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The stealthy, shark-like Argentine has reached at least the semifinals of every single Grand Slam during his career -- including an unexpected run to the Wimbledon final in 2002 -- but the only major title he's earned is that of the best player never to win one.
In fact, until last week, he could also be tagged the best player never to win even a Masters Series title. He's changed that, big time -- taking out Rafael Nadal, Novak Djokovic and Roger Federer back-to-back-to-back to win Madrid and break the stranglehold those three players have had on the big events this season.
Nalbandian isn't the first player to deliver the 1-2-3 punch this season -- Djokovic did it in Montreal when he knocked out Andy Roddick, Nadal and Federer in successive rounds. Prior to this year only one player since '94 had pulled off the trifecta (Boris Becker, Stockholm 1994). Since Becker was a former No. 1 and Djokovic is looking increasingly like a future No. 1, the No. 25-ranked Nalbandian may be the most surprising of the trio.
Certainly few would have seen it coming. He lost in the second round of Vienna two weeks ago, his first event since the U.S. Open. In between, he impulsively took part in a professional rally car race in Argentina -- hardly the sort of pastime a cautious tennis player planning a big fall campaign might indulge in. Between that and hotly denying rumors of a relationship with Playboy model and former nationally-ranked player Victoria Vanucci, it didn't look like his fall season was shaping up to be anything other than a write-off.
As it is, Madrid turned out to be the lone bright spot in a long and grinding season. Only 23 of his 42 matches this year have been settled in straight sets, and at the Australian Open he twice had to come back from two sets to love down in brutally hot conditions.
Paradoxically, these lengthy heroics have been accompanied by doubts about his overall level of fitness and commitment, with even his brother and coach questioning his dedication at one point in the season. Opinion of the 25-year-old is also somewhat soured by his reputation for surliness -- he even managed an on-court squabble with "Gentleman" Tim Henman last year. But he can occasionally show a different side, praising Federer during a gracious acceptance speech in Madrid.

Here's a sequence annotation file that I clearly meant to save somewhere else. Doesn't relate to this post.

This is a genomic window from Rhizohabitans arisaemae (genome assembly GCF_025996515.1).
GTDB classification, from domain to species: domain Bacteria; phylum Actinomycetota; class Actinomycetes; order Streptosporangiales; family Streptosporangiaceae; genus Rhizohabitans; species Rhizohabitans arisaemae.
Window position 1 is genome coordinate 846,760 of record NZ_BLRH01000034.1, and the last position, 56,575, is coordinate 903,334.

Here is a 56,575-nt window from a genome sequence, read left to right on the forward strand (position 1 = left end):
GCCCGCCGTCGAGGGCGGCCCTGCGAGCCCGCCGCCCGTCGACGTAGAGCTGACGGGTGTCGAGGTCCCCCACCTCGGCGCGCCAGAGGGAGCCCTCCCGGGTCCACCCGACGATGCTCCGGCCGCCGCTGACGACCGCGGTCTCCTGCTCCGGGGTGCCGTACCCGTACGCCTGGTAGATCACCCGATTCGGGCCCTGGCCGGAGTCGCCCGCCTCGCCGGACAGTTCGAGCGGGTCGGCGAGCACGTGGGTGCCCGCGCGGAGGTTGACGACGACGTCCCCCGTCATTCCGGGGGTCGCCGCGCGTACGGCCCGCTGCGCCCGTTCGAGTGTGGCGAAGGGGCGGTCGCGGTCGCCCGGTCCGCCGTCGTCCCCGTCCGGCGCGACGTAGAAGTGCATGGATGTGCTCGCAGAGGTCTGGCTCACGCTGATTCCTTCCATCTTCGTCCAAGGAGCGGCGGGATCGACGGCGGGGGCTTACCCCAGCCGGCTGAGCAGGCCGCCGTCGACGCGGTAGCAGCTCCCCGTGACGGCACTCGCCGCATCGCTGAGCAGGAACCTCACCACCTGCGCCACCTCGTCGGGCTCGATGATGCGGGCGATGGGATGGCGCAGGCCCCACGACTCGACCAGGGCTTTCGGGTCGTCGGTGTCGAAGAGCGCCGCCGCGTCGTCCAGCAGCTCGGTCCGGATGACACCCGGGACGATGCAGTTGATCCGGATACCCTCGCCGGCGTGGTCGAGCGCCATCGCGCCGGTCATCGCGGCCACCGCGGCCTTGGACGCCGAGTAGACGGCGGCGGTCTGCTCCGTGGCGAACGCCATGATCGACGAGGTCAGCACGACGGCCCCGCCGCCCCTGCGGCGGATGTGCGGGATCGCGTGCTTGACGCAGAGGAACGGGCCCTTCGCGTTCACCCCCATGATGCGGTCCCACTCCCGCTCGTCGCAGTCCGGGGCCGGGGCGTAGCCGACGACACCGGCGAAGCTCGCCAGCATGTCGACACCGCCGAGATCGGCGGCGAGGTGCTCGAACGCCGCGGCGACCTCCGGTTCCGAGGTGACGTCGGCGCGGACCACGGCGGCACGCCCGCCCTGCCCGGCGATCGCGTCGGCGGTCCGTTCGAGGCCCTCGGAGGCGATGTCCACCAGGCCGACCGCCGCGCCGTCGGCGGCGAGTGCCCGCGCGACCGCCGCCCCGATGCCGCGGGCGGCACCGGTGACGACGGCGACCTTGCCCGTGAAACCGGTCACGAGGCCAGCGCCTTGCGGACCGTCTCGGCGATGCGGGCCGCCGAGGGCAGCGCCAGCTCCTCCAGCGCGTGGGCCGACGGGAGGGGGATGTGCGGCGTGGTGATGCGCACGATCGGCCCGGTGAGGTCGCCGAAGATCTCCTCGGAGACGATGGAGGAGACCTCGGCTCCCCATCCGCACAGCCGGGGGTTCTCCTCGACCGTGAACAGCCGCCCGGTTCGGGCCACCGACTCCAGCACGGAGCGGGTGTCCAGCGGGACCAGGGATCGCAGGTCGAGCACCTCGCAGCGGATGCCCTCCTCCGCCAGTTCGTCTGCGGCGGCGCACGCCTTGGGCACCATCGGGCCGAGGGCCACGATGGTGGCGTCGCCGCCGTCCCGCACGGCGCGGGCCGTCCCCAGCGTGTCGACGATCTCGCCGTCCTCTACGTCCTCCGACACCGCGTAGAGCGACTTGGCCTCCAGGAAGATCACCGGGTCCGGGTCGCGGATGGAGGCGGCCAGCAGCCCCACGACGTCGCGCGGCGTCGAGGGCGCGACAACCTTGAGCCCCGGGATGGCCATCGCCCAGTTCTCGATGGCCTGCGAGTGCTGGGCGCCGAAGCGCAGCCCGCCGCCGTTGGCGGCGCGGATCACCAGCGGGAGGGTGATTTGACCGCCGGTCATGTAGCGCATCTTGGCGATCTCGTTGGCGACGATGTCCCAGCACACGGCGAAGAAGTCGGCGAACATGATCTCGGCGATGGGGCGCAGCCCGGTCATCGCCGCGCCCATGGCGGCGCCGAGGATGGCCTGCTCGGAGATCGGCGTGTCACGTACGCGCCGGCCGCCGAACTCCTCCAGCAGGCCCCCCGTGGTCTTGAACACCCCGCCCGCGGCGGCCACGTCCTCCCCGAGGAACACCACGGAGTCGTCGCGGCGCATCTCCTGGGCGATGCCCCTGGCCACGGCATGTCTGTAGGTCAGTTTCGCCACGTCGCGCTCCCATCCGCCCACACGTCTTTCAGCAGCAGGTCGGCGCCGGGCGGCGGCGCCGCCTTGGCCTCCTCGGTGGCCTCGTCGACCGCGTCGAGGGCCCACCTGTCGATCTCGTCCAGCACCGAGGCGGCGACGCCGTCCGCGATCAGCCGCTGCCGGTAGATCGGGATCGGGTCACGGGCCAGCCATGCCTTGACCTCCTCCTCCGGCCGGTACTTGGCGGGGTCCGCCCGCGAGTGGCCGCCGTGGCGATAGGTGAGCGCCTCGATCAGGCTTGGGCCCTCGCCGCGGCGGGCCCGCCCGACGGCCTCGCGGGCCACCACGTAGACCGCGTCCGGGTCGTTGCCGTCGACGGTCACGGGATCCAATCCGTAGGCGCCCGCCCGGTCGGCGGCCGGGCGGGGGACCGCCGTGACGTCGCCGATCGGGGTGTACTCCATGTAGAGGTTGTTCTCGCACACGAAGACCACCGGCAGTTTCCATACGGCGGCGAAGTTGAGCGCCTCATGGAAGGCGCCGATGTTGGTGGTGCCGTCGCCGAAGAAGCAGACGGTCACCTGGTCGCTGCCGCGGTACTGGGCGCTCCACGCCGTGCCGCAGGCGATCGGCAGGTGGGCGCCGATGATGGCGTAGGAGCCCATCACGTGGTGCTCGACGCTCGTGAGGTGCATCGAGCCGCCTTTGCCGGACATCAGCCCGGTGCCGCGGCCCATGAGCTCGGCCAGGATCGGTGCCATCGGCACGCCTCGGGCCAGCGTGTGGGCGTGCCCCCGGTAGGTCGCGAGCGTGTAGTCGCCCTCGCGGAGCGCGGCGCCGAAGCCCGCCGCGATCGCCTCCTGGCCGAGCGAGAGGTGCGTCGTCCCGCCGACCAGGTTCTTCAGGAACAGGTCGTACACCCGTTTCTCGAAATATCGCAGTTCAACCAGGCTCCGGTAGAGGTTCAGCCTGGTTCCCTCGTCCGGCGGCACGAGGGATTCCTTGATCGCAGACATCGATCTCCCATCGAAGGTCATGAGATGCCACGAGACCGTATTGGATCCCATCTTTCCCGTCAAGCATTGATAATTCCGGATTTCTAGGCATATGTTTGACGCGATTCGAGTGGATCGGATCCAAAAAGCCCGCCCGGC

In July, Nalbandian hired a new coach, Martin Jaite, and is now talking about using his latest victory as a boost for next year. But it's far from given that he'll follow up on this memorable Madrid run. His last big win came at the 2005 Masters Cup in Shanghai, when he came from two sets down in the final to defeat -- who else? -- Federer, who was playing his first event after an ankle injury. Nalbandian used to give Federer fits during their early days on tour before losing that edge, but some of the effect clearly still lingers.
But 2006 was a mixed season, bookended by the disappointment and shock of blowing a two-set lead to Marcos Baghdatis at the Australian Open in January and the end of the Davis Cup dream against Russia in the final in December (a month earlier, his 9-year-old godson had been killed in an elevator accident).
Semifinals seem to be something of an Achilles' heel for Nalbandian -- he reached six at Grand Slams or Masters Series last year, and lost them all. The year after his appearance in the Wimbledon final, Nalbandian suffered yet another heartbreaking semifinal loss, going down to Roddick at the 2003 U.S. Open after being up two sets and holding match point in the third. In 2004, he lost the French Open semifinal 6-0 in the third set against lower-ranked compatriot Gaston Gaudio; the year ended in sorrow with the passing of Nalbandian's father Norberto.
A struggling Nadal, a tired Djokovic and a walkabout Federer helped Nalbandian's cause in Madrid, but the solid all-court play he produced to take advantage of the opportunities presented to him reflect his top-five credentials. "When I am physically and technically good, I can beat anybody," he said.
So will the perennial semifinalist take the next step? Judging by past form -- probably not. But if there's one thing we've learned to expect from Nalbandian, it's the unexpected.